Psychologist Nancy Cantor, PhD, chancellor of Syracuse University, has long held that colleges and universities need to "come down off the hill" and get involved in the economic life and educational progress of local communities.

Now, as chair of the American Council on Education (ACE) Board of Directors for 2006, she's helping bring that message to the American people through a yearlong public awareness campaign.

ACE represents nearly 1,600 college and university presidents and 200 educational associations, and provides national leadership on policies affecting higher education. The association's membership last year elected Cantor to a three-year term as vice chair, chair and past chair of the board. In her role as chair this year, Cantor helped launch the nationwide "Solutions for Our Future" campaign, which seeks to raise awareness about the public benefits of higher education and to make it a public policy priority.

Also with Cantor's support, ACE plans a second campaign next year called "Know How to Go" that will encourage low-income, first-generation students to prepare for college through coursework in eighth, ninth and 10th grade.

The campaign will direct parents to the educational and financial resources that can help plan for college. The effort is necessary because some students from minority groups aren't familiar with the courses needed to prepare for college in high school, and their parents sometimes lack the social connections that can help make college an "imaginable" goal for their children, Cantor says.

"What we all need to do, certainly in middle school, is make the potential for higher education possible through preparation," she says.

Educational access

ACE President David Ward, PhD, says the association built into the Solutions for Our Future campaign Cantor's belief that colleges and universities need to work with their communities. For instance, the campaign encourages institutions to engage in "give-and-take" style dialogue with the communities in which they're located.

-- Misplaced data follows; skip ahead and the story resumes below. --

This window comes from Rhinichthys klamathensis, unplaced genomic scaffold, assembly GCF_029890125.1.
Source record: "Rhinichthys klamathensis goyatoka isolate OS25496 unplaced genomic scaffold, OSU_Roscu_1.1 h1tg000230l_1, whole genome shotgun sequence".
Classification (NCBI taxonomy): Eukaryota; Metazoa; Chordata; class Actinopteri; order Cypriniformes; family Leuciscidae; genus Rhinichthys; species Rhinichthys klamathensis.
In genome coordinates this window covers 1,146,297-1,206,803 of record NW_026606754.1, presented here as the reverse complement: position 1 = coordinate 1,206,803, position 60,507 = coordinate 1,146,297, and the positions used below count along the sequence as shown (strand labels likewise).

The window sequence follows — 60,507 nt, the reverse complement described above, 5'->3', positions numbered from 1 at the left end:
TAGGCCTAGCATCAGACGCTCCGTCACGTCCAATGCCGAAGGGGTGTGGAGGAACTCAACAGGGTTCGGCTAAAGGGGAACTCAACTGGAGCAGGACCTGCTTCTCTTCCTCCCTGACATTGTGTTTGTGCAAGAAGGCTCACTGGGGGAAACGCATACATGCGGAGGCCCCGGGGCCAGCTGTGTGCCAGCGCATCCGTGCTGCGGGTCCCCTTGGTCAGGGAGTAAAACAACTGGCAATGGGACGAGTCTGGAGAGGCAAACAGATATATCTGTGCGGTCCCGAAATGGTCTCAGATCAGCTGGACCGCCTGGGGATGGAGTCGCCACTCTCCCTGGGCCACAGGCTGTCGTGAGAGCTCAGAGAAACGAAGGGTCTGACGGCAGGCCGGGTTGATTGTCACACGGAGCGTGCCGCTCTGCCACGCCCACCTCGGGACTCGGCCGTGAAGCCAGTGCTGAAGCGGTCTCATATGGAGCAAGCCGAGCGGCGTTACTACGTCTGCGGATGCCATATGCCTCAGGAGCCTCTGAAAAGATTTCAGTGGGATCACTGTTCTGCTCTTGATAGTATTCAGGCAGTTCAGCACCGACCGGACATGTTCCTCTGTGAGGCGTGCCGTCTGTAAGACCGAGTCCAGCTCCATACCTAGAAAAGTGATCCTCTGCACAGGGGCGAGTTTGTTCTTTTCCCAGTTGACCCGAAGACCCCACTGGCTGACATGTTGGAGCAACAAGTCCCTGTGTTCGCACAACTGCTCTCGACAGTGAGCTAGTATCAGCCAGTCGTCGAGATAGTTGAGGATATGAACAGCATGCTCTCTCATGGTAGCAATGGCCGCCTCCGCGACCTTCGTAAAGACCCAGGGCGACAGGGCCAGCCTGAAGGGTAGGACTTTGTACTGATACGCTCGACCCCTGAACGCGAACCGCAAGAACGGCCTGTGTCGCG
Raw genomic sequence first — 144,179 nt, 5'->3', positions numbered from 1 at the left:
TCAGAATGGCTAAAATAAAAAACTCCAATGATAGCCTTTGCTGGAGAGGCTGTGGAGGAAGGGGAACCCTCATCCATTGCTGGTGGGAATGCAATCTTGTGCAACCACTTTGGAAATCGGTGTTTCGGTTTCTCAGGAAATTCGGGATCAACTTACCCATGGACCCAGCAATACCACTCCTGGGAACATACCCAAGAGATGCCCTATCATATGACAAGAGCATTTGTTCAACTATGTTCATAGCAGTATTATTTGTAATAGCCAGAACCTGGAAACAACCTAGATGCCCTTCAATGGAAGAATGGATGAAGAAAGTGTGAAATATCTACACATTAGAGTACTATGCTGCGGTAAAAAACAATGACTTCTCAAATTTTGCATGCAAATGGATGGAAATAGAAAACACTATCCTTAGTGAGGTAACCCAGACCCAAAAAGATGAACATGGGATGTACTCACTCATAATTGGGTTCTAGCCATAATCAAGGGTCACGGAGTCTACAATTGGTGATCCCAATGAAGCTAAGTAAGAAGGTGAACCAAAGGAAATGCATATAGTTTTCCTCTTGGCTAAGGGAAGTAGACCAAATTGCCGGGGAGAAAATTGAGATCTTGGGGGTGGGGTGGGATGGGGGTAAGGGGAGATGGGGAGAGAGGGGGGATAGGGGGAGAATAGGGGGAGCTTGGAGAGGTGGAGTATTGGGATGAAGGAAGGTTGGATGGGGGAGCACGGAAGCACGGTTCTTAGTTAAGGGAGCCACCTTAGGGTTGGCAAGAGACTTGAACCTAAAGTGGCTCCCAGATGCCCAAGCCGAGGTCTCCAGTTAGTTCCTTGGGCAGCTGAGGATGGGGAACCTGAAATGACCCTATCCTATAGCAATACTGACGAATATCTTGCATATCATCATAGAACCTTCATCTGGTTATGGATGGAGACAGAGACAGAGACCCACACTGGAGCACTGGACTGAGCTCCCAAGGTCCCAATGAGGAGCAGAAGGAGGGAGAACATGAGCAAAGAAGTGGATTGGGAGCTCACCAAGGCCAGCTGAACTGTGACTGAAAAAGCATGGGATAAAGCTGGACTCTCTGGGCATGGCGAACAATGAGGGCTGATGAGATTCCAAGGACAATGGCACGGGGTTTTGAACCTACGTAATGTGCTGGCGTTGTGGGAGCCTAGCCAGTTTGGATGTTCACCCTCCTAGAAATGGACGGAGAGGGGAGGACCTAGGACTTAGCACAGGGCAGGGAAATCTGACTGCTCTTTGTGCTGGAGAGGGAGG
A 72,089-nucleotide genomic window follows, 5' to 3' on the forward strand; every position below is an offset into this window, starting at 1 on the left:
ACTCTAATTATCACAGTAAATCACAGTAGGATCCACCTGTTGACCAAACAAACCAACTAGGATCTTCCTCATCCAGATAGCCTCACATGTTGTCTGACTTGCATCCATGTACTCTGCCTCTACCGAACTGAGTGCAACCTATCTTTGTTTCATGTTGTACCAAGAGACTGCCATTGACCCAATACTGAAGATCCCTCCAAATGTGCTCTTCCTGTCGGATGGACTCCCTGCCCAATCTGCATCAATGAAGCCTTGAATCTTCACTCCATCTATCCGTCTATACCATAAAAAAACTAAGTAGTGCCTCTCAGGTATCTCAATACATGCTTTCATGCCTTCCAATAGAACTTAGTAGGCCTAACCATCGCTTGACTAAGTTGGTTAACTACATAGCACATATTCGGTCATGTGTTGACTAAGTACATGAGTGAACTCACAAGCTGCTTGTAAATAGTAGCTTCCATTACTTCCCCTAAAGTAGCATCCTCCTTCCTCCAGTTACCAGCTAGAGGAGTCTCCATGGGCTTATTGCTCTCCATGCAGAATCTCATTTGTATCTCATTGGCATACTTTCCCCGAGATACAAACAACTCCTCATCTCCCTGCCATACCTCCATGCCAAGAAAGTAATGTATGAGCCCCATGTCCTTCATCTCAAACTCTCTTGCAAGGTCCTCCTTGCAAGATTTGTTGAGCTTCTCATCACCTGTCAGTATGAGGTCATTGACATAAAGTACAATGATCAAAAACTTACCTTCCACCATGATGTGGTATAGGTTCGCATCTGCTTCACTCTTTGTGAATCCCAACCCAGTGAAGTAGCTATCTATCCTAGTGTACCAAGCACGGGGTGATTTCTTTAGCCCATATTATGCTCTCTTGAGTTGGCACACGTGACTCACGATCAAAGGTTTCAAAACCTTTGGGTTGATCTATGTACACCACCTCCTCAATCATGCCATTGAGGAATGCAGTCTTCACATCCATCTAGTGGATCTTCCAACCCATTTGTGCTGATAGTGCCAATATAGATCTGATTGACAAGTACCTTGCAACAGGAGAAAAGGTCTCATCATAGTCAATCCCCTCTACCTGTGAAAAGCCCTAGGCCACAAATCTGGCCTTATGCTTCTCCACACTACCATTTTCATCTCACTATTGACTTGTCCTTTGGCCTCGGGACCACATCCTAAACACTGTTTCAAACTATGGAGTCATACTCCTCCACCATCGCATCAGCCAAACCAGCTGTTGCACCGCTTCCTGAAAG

"That public role is the idea that we do more than educate students in the classroom; there's an interface with the local community and the regional community," Ward says.

In keeping with that idea, he says, Cantor has helped ACE focus on the need to make higher education accessible to all Americans, and to make the public understand how higher education contributes to the "democratic dream" of opportunity for all.

"Both of those projects are very important to her, and it's been wonderful to have her support and feedback on both projects," he says.

A social psychologist who earned her doctorate from Stanford University, Cantor has held a variety of administrative positions during her career, including chair of the psychology department at Princeton University, provost and vice president for academic affairs at the University of Michigan, and chancellor of the University of Illinois at Urbana-Champaign.

As Ward describes it, Cantor's training and accomplishments in the discipline of social psychology complement the leadership abilities she's honed as an academic administrator.

As chair, Cantor is engaged in the development of the themes and agendas of three annual meetings.

"Nancy is able to combine an ability to convey her own passion and her own values, and yet hear the other voices," he says.

Community connection

More locally, at Syracuse, Cantor is using that blend of mission and listening to lead efforts to connect the university's faculty and students with community schools and businesses through the "Scholarship in Action" initiative that she developed after becoming chancellor of the school in November 2004.

"What we do is engage the community with our community of experts to try to make a difference in the world," she says.

Syracuse is seeking to make that connection through such programs as the Partnership for Better Education, which pairs university faculty with teachers from the city's schools to build curriculum in the arts, literacy and science, technology, engineering, and mathematics in local schools.

In one example, middle and high school students document their families, lives and communities with photography, film and video, using equipment and instructors from the College of Visual and Performing Arts shared between the university and local schools. Besides self-expression, students develop literacy skills as they tell their stories.

Other aspects of Scholarship in Action include the Syracuse Center of Excellence in Environmental and Energy Systems, a consortium of academic and research institutions and private companies; efforts to promote entrepreneurship in the city's South Side neighborhood; and the "Connective Corridor" linking the city's art institutions together, Cantor says.

In another effort, the university is assisting in the cleanup of Lake Onondaga, a lake sacred to the Onondaga Nation of American Indians that became polluted with toxic runoff during Syracuse's decades as a center of industry.